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Naloxone: How much is it worth to save a life?

November 3, 2015
by Alison Knopf, Contributing Writer
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When the life-saving properties of naloxone entered the world more than four decades ago, nobody realized how valuable it would become. The drug itself costs pennies, and is used regularly in hospitals to reverse sedation and anesthesia, as well as in emergency settings to rescue people from opioid overdoses. Then the opioid epidemic took over the nation and, starting a few years ago, naloxone became increasingly important for harm reduction activists and first responders to have on hand. It also became obvious that it would be a good medication for families of opioid users to have in case of an accidental overdose, even of a prescription pain medication, and for families of patients newly enrolled in opioid treatment programs.

But this brought the medication into a new arena. The only naloxone currently approved by the Food and Drug Administration (FDA) is available in vials (which require a needle and syringe) or pre-filled syringes—both requiring medical expertise to inject—or, more recently, in a very expensive auto-injector that does not require medical expertise.

And with the new arena came new marketing opportunities, apparently, because the price of naloxone doubled about a year ago. This has created some bitterness from buyers who see a pharmaceutical company gouging at a time of need. Currently there is only one supplier, although two other naloxone products are undergoing FDA review.

Before the availability of the auto-injector, approved in April 2014, many people (including addiction treatment professionals) had figured out how to use the vial without a needle. By connecting it to an intranasal atomizer, they could administer the naloxone into the nose, and rescue the victim that way. However, the FDA has not approved this as a delivery method, so neither the FDA nor Amphastar Pharmaceuticals, which makes the naloxone vials and prefilled syringes, can talk about it.

More than two years ago, pharmaceutical company Endo, which made naloxone trade-name product Narcan, stopped selling it. There have been shortages, but ever since naloxone's price doubled last year, there seems to be plenty to go around. A year ago it cost about $50 to get a naloxone kit, consisting of an atomizer and the medication. Now it costs about $100. The Evzio auto-injector costs more than $500.

Addiction Professional spoke for this article with a treatment program that started the first large naloxone buying and training programs using the atomizer; the founder of Kaleo, which makes the Evzio auto-injector; and a purchasing cooperative that buys naloxone for mayors, governors and counties, about the hard realities of this drug.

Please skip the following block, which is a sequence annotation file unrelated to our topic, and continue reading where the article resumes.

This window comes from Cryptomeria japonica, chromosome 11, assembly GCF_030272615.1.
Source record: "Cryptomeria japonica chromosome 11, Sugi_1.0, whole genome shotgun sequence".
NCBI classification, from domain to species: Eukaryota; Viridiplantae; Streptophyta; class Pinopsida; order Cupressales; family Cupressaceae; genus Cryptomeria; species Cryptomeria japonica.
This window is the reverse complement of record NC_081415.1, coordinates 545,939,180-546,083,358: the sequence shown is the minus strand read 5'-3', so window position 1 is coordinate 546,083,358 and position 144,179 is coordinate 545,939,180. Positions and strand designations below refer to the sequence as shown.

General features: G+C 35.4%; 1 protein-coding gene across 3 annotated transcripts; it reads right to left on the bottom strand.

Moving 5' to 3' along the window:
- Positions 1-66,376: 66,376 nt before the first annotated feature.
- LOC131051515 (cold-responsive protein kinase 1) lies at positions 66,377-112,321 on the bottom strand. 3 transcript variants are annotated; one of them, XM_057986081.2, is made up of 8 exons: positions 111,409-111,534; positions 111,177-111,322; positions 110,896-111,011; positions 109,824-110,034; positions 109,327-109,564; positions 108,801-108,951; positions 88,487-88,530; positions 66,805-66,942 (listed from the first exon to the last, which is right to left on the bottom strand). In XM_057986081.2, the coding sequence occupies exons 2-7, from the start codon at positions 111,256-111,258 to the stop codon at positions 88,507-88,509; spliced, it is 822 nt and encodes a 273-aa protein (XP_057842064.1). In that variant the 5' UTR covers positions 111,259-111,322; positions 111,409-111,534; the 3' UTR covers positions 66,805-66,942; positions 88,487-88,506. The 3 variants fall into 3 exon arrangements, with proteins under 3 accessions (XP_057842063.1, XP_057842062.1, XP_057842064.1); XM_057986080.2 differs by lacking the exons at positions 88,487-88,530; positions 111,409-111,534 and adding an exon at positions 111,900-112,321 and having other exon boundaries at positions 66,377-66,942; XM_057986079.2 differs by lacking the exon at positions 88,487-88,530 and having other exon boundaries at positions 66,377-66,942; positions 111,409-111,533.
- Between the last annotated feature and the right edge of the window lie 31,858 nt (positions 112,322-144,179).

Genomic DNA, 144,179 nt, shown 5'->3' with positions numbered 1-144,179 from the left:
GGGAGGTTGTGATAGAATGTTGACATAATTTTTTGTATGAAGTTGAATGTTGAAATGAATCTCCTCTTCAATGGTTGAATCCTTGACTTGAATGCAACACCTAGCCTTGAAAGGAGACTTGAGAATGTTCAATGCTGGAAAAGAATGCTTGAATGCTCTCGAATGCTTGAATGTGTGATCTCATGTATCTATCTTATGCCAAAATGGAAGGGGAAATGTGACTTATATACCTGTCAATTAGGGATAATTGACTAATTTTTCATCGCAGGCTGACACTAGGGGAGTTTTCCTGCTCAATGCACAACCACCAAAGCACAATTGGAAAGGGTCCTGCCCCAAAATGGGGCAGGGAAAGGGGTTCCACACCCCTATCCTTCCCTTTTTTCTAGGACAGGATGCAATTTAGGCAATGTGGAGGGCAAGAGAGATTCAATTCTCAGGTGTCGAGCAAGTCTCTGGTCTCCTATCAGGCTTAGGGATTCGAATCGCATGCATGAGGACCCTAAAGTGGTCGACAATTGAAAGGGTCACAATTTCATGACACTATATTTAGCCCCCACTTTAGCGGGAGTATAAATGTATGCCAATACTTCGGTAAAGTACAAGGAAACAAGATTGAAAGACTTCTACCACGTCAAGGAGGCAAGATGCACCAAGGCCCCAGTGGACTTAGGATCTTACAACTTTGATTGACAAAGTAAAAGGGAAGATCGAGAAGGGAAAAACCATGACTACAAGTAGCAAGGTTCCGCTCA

Not-for-profit initiative

Naloxone as a commonly used overdose rescue drug came into its own more than three years ago when Gil Kerlikowske, then director of the Office of National Drug Control Policy (ONDCP), traveled to North Carolina to promote use of the medication along with Fred Wells Brason II, executive director of Project Lazarus, a not-for-profit organization focusing on rescuing overdose victims. At the time, naloxone manufacturers were being pressured by the federal government to increase production of the drug. Project Lazarus provides kits that include two doses, atomizers, and instructions.

Project Lazarus doesn’t directly provide the naloxone; it provides the prescription for two doses, which the pharmacy has to fill. The kit costs $12. The cost of the naloxone is $39 per dose, says Brason. It’s always important to have two doses, because one may not be enough to rescue the victim. In some states, Medicaid will cover the atomizer. Sometimes insurance covers the naloxone. Project Lazarus also has had grants available in the past.

“We sell a few thousand kits a year, to law enforcement, to anybody who wants them,” says Brason. “Until there are sufficient products out in the marketplace, we’ll do what we need to do in order to save a life.”

There was an “outcry” when Amphastar doubled the price of naloxone a year ago, said Brason. Likewise, there is consternation about the high cost of the Evzio auto-injector. But Brason blames the healthcare system, adding that very few people actually pay the listed price.

“When a new product comes out and they determine what their pricing needs to be, they need to bring it up to a certain ceiling, because then they negotiate rates with Medicaid, and private payers,” he says.

The two products currently under FDA review are both intranasal—one is a single device that doesn’t require an atomizer. Nobody knows for sure what the pricing will be, says Brason, but most expect that competition will keep prices down.

When the FDA approved the auto-injector as a take-home device, it did so without any requirement that there be a diagnosis accompanying the prescription, says Brason. “That was a great thing.”

He believes in co-prescribing, so that any patient who gets a prescription from a physician for an opioid would also get a prescription for naloxone. “Having naloxone readily available is necessary to prevent death, in case a patient makes a mistake” with an opioid prescription, he says. It’s also preventing death in someone who was formerly addicted and hasn’t used opioids recently, but goes back to the drug and takes too much by mistake, not realizing how the tolerance level has changed.

“I want it to be mainstream,” Brason says of naloxone.


Eric Edwards, MD, PhD, medical director of auto-injector manufacturer Kaleo, couldn’t agree more. That’s why the Evzio device automatically injects the drug, with no needle ever exposed or seen. The device even gives instructions. He compares the technology to that of defibrillators, which can save people who are having heart attacks.